Celebrating our third year with Abby.
If you had told me three years ago, when my hubby talked me into spending almost twice our budget on a sailboat when we'd never even sailed before, that I would be living on her full time now for over seven months and traveling all through the Caribbean, I would have laughed in your face! But our life is one adventure after another so I guess I shouldn't be surprised, just really grateful.
So, Happy Birthday, Abby!
We’ve had an action packed week!
3 islands, new anchoring scenarios (including a drag), bucket list experiences, lots of marine life and mosquitos - lots and lots of mosquitos!
Although we were sad to leave our new friends in Rodney Bay, the beautiful amenities at Marigot Bay and Capella Marina quickly eased the pain :)
Girls in their natural environment - they wish!
We spent our days relaxing by our private pool (not really private but we were the only ones there :)
And spent our evenings watching the Caribbean Olympic coverage. It is exciting to recognize so many foreign flags and feel a connection to the island athletes, as well as our American competitors.
We made new friends aboard Warvall.
The girls made a Lego cube tower.
Even though Rodney Bay has lots of amenities, Marigot Bay has the beauty!
That's Abby in the center of the pic.It is a palm tree lined cove where the original Dr Doolittle was filmed. Beautiful little restaurants and the kindest marina staff we’ve found. When we asked for a recommend on where to watch the Olympics they quickly had staff turn on the outdoor tv at an already closed restaraunt just for us, pretty great customer service!
We didn't want to leave but the Pitons were calling our names.
My goofy girls with the Pitons as our backdrop.
At many anchorages we have had “boat boys” approach the boat. They are usually there to "help" you pick up a mooring ball for a small fee. Some have fruit or fish they are selling, others want to sell their services as guides to local attractions and a few are just begging for a hand out. But nothing could prepare us for the aggressive behavior of the boat boys at Soufriere, St Lucia! Two small boats sped out to meet us before we were in the cut. They took turns zigging in front of our boat at full speed. Meanwhile, we have our sails up and have to turn on the engine and drop our sails to be ready to avoid them if necessary. They were yelling back and forth at each other and paid no attention to us telling them both we wouldn't need their services. We stayed polite for the first 20-30 minutes of their pursuit but it took being pretty forceful to get them to leave us alone. We spent an hour just motoring around the bay, looking at all our options before deciding to drop the hook in front of the Hummingbird and one of the locals grabbed a line tied to our stern (back of the boat) to tie to a tree on shore.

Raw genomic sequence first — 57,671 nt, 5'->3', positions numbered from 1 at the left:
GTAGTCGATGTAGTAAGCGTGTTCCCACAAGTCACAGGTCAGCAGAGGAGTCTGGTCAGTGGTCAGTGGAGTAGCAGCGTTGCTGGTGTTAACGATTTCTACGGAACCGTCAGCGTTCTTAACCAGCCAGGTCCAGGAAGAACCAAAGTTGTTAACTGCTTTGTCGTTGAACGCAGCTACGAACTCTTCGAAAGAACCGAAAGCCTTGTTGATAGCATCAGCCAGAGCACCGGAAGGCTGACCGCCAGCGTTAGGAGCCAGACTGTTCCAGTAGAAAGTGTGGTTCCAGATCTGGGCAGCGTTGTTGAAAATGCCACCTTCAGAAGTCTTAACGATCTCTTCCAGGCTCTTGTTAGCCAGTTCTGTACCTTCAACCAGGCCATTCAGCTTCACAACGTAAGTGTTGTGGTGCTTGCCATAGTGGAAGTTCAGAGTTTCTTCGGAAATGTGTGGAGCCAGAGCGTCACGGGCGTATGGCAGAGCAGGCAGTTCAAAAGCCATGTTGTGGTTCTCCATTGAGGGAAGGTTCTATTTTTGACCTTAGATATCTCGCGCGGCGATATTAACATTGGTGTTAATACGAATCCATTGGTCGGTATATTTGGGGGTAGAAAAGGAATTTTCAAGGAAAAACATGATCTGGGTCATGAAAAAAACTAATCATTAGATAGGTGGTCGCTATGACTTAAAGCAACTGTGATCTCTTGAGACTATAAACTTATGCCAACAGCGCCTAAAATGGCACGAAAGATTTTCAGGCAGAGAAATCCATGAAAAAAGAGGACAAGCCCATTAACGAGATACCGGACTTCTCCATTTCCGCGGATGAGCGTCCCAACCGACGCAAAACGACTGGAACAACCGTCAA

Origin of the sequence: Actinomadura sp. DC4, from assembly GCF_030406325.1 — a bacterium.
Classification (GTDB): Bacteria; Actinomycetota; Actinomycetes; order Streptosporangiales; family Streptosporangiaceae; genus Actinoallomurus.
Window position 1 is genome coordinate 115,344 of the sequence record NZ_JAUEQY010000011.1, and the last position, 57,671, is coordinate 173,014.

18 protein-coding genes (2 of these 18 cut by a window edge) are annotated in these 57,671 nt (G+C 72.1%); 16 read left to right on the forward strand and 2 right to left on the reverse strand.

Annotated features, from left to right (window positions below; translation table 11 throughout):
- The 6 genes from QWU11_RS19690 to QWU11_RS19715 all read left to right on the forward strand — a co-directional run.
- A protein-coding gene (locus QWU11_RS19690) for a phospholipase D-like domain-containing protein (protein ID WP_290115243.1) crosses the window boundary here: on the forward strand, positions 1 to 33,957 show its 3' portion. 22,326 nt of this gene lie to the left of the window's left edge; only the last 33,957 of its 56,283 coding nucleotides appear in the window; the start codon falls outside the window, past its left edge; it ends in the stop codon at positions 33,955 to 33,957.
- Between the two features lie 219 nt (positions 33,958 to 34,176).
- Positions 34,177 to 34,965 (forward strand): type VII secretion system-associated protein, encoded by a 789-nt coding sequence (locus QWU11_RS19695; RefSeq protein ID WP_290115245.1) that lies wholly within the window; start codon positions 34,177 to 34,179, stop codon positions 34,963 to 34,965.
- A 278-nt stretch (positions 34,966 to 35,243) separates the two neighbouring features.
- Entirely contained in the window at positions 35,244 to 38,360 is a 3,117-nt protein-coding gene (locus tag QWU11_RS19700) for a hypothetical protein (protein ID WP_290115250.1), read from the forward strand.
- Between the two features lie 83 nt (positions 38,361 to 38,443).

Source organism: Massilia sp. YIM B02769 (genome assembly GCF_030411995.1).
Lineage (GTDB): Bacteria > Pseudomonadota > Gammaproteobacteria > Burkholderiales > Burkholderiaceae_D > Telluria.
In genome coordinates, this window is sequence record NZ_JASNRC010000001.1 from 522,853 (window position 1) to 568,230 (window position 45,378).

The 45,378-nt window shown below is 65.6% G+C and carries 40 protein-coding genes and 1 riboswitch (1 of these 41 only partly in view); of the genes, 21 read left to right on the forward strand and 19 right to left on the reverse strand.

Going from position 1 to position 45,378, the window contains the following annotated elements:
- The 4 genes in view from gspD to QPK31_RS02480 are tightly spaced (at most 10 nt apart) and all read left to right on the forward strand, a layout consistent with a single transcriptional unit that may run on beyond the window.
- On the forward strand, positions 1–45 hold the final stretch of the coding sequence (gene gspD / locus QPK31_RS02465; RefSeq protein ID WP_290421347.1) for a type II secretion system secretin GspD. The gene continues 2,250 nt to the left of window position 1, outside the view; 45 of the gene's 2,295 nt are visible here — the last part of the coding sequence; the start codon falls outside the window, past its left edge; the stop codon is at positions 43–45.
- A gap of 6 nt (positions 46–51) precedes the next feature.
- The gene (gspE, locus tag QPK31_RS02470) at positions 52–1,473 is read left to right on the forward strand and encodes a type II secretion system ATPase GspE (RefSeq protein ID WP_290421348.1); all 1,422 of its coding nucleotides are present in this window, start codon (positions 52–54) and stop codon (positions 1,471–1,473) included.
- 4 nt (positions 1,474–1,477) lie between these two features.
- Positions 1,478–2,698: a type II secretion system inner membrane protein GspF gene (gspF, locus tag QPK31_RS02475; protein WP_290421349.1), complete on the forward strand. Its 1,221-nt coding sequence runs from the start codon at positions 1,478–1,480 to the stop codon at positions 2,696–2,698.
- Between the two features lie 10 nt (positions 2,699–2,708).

This sounds if-y and we’ve never tied to shore before but it is pretty common this far south. It freaked us out a bit to be in 100+ feet of water and approaching shore when you sail over the shelf floor and the depth jumps to 40 feet and decreasing rapidly! We quickly drop the anchor then put her in reverse to swing her bum around and now we are probably 20’ from shore where everyone is swimming and having fun watching us. It proved to be very comfortable but as night fell we found out why we were the only ones there. The karaoke blasting until 3am might have been enough to keep away others but that wasn't our issue. As the sun went down, out came the mosquitos in force! There was no escaping them and we know all the scary diseases they can be carrying onboard with them. I slept completely under the sheet with my visor on to make a tent over my face. We all got eaten up but Paige took the worst of it.
Talk about winning the bad parent award!
We woke early to move away from the bugs and with the heavy, overcast skies, had the entire snorkeling area to ourselves!